Long dorsal fin, short anal fin (on the belly closest to the tail), and a smiling mouthful of sharp teeth? That's a bowfin!
- In lakes, look for weedy, sloppy, areas or submerged timber.
- In impoundments, try the tailwaters (downstream of the dam) and the upper fingers.
- In rivers, check the bends, rocks, undercuts, and the deeper pools just below the shallow riffles.
- Visit our maps for known locations near you.
Fins are a four season fish, and although they are caught through the ice, the best time is hot, summer days when nothing else is biting.
- Whatever rod and reel you are most comfortable with.
- 15 to 40 pound braided line, (Fireline, PowerPro, or Cabela's Ripcord) to prevent bite-offs.
- #2 to 2/0 circle hooks for bait (Sharp!).
- Tie hooks and swivels with a Palomar knot.
- Snap swivels are OK for lures, but use premium quality, check and replace them often. You will meet bowfin that straighten snaps and get off, so if this matters to you, tie directly with a Palomar.
- Fresh cutbait - shad, sunnies, bluegills, whatever bait fish in the water. Slash the bait for better scent and easier hook ups.
- Lures - inline spinners (Mepps, Panther Martin), spinnerbaits, weedless plastic worms (Ike-Kon). Sharp hooks!
- Bait - Steady pressure is all that's needed to set a circle hook.
- Lure - A wrist snap is all that needed with the braided line to set the hook.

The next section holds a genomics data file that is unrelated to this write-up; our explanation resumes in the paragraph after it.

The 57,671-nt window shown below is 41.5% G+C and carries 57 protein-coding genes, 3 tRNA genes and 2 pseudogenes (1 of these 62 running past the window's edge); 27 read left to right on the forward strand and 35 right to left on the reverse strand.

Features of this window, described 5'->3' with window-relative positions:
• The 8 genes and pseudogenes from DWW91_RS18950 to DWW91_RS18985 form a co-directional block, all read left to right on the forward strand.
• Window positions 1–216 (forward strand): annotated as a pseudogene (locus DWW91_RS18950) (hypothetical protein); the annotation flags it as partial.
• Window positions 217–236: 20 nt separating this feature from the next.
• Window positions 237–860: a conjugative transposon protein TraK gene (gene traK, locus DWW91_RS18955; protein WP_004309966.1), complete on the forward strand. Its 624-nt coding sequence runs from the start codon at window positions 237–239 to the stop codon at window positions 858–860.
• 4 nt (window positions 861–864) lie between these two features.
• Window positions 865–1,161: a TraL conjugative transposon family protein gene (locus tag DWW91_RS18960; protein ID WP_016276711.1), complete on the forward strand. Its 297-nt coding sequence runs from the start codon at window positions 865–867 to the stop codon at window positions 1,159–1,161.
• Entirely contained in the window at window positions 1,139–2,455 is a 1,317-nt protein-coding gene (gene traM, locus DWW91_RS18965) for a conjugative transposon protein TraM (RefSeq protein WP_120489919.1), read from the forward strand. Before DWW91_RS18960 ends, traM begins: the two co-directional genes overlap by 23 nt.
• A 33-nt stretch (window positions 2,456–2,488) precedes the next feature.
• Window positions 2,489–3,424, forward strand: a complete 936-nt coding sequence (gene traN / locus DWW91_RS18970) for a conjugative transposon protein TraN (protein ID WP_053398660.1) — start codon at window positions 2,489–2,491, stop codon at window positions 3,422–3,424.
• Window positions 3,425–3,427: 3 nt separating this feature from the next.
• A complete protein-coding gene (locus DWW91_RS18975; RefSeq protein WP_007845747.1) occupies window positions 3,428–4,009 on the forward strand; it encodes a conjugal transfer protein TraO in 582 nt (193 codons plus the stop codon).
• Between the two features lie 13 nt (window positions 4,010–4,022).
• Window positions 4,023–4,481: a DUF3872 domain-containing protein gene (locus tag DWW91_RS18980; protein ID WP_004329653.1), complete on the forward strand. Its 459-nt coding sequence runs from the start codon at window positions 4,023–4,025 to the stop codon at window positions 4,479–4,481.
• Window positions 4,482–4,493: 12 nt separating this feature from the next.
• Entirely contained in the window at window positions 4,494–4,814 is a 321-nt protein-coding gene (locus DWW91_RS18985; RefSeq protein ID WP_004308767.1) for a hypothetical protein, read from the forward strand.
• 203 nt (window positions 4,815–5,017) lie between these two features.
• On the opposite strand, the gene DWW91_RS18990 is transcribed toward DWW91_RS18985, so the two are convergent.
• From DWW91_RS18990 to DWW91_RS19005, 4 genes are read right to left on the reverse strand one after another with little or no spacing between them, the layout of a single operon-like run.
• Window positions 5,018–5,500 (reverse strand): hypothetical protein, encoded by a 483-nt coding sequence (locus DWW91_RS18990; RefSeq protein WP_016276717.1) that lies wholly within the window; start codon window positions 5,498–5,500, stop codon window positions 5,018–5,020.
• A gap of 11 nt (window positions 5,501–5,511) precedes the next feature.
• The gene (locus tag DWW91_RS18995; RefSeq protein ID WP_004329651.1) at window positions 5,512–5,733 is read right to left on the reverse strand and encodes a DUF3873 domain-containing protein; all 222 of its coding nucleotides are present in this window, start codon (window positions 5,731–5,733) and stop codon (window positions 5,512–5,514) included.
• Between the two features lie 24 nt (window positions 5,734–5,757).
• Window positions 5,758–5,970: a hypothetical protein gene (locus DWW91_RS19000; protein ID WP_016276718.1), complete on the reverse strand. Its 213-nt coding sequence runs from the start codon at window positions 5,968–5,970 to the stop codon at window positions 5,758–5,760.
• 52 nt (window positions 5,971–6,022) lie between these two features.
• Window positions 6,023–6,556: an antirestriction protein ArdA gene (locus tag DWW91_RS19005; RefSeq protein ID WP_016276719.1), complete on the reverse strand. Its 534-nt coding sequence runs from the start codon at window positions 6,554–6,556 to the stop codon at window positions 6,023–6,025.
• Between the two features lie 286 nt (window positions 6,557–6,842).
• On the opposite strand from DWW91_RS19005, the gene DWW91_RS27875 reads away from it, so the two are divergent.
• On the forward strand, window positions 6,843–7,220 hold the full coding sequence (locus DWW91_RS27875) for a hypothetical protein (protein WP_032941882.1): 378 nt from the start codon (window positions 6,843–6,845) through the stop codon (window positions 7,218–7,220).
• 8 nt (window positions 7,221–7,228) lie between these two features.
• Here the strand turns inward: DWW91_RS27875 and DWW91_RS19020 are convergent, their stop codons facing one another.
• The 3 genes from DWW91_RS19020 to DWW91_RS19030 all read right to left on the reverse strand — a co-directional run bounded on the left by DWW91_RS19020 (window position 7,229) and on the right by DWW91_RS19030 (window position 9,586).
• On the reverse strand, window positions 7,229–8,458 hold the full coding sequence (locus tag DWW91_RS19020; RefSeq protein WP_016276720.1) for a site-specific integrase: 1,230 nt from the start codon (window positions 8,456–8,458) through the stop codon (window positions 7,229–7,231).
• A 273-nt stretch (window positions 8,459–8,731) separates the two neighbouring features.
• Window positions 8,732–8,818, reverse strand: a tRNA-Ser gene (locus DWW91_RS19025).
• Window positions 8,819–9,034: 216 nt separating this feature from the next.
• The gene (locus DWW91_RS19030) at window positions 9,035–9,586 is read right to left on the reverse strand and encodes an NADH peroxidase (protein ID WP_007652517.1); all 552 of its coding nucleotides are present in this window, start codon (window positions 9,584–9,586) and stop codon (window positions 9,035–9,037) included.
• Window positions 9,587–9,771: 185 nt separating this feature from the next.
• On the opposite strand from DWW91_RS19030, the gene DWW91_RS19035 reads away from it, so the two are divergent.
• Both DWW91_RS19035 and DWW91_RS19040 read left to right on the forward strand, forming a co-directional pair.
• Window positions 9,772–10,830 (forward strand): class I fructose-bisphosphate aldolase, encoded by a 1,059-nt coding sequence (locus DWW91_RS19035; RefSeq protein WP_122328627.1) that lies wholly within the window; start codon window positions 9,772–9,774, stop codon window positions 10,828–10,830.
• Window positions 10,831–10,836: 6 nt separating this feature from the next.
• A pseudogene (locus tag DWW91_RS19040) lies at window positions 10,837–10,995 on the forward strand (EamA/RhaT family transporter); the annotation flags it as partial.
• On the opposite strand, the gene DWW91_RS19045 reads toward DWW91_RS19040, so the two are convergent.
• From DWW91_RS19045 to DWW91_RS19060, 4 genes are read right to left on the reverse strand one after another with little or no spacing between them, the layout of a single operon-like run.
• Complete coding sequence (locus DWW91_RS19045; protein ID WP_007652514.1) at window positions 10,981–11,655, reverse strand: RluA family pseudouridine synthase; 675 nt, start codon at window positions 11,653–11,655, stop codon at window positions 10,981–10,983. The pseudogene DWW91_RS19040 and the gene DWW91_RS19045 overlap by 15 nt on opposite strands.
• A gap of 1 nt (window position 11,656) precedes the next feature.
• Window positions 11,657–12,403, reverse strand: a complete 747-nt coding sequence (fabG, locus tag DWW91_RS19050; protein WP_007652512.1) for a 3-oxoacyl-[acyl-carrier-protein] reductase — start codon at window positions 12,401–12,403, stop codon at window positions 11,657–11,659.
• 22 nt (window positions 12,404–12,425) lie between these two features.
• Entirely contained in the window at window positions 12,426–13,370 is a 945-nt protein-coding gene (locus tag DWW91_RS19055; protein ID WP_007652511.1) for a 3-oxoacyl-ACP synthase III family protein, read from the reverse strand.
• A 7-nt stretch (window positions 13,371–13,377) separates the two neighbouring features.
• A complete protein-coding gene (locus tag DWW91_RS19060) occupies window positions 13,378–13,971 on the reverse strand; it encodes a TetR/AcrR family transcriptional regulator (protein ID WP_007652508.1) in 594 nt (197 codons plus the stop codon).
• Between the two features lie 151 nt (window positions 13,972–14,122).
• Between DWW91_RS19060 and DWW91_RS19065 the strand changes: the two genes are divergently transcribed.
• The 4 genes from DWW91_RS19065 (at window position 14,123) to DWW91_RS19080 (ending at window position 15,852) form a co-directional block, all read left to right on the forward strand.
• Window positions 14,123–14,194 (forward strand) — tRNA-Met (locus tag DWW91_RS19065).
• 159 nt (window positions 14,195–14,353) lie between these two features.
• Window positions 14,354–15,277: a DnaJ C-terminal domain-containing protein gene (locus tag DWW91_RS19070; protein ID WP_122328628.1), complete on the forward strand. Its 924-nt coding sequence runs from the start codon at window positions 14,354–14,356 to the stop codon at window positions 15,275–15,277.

- Landing - A stout leather glove, wetted, with a firm grip behind the gill plates and/or a lip lock, or
a Grip tool.
- Don't let your guard down - a fin'll play possum and thrash when you least expect it.
- You can bare-hand them, especially smaller ones, but you will bleed from time to time. Flesh heals.
May 2011 - The basics of landing a fin:
- a) Bare/gloved hands is the safest for the fish but most dangerous for the angler. Avoid grabbing the gills and get one or two fingers past the gill and under the gular plate as quickly as possible. This immobilizes the fish. Pinch down hard, grab the tail and lift.
b) Landing net: the next best option, and safest for the angler. Always net the fish tail first and keep the rod high as you lift so as to keep the fish's head away from the mesh.
May 2011 -
Basics of handling a landed fin:
1. Don't let the fish touch the ground, because this removes slime from their scales and makes infection possible. Use wet hands/gloves, for same reason.
2. Don't hold the fish vertically when removing a hook. Hold it horizontally with two hands, and ask someone to get the hook out. Holding a fish horizontally keeps its internal organs in their natural place.
3. If a fish is gut hooked, cut the line and leave the hook. It will rust away.
CPR or RECIPES
Snap quick pics (sun behind the photographer, focus on the subject, big and clear photos - Nick's pic at the top is ideal), release the fin to fight again, and e-mail pics and the story to firstname.lastname@example.org. Be sure our favorite fish is in the Subject line.
If you want to eat a few in moderation try this recipe:
- Soak skinless bowfin fillets in buttermilk for 4 hours in the fridge.
- Pre-heat oven to 350F.
- Butter a large glass casserole dish.
- Place a layer of sliced onions on bottom of the dish, then layer the fillets on top.
- Pour Italian salad dressing over fin fillets.
- Place another layer of sliced onion on top.
- Cover with tin foil and bake for 30 minutes or until flaky.
- Remove from heat, uncover, and sprinkle chedder cheese on top and recover till melted.
- Salt and pepper to taste or spritz with hot sauce.
This is just a starter, not an end-all. Browse around - there's lots more to learn when you have the time
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